Shared reading -- a concept conceived by Don Holdaway in 1979 as a way to re-create what happens when parents read aloud to their babies at home -- has evolved for classroom use through the years. Shared reading involves enlarged text whether through the use of big books, poster, or projected onto an interactive whiteboard or SMART board so that all students can see, follow along and eventually read along with the lead reader (usually the teacher).
Sharon Gill (2006) states: "Shared reading provides repeated readings of predictable texts and poems, building student’s sight-word vocabularies, fluency, and phonics knowledge during enjoyable and successful reading experiences." One benefit of shared reading is that a teacher can focus on targeted skills in a guided way. National Reading Panel results show that teaching phonics in the context of shared reading has the benefit of showing students how phonics knowledge is used in real reading.
Since shared reading is usually used with poems and/or short predictive text, it lends it's self very well with teaching onset and rime with our younger readers. Shared reading has also been recomend for use with english language learners and readers who struggle because of the guided aspect and because of the benefit of repeated readings of the text used. Children have the opportunity to interact with and behave like successful reader and teachers can demonstrate strategies usued by successful readers Sharon Gill says. (Gill & Isam, 2011)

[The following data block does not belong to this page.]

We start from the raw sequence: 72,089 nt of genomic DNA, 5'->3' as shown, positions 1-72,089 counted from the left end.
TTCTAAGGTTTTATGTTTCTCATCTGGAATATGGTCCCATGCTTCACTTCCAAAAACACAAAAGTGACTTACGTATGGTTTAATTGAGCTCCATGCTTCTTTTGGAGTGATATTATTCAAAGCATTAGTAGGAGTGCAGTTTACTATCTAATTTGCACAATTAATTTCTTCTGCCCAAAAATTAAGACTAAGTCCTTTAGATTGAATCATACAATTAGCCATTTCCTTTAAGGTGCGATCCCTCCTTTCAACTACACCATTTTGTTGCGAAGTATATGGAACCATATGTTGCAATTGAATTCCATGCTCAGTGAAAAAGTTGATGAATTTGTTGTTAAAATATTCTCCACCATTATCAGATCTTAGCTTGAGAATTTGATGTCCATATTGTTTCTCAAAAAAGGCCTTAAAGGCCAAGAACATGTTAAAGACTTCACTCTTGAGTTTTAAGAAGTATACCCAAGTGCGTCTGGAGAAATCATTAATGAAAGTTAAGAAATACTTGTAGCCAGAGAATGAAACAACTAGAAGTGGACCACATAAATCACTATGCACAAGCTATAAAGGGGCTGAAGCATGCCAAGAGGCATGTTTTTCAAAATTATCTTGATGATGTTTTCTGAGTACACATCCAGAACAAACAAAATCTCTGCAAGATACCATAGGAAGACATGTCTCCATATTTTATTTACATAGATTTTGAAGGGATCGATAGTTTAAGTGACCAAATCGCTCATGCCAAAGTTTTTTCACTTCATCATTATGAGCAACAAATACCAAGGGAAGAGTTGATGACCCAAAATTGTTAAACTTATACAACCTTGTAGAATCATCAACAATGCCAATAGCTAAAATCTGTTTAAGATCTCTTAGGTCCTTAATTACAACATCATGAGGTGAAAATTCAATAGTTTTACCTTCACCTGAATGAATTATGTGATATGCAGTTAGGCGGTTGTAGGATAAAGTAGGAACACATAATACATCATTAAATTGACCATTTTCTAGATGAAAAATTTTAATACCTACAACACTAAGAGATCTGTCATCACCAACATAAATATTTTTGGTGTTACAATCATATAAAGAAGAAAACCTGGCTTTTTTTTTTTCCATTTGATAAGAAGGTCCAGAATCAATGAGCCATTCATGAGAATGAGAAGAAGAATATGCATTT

Five Steps For Shared Reading
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Gill, S. R. (2006). Teaching Rimes With Shared Reading. The Reading Teacher, 60(2),
Gill, S. R., & Islam, C. (2011). Shared Reading Goes High-Tech. The Reading Teacher, 65(3),
Pearl Garden is a doctoral candidate at Texas A&M- Commerce. Follow along as she drops "pearls' of literacy and chronicles her pursuit of her Ed. D in Supervision-Curriculum and Instruction- Elementary Education. Just know that these are the ramblings of a doc student and a lot of what you read is a first draft and will go through some rewrites.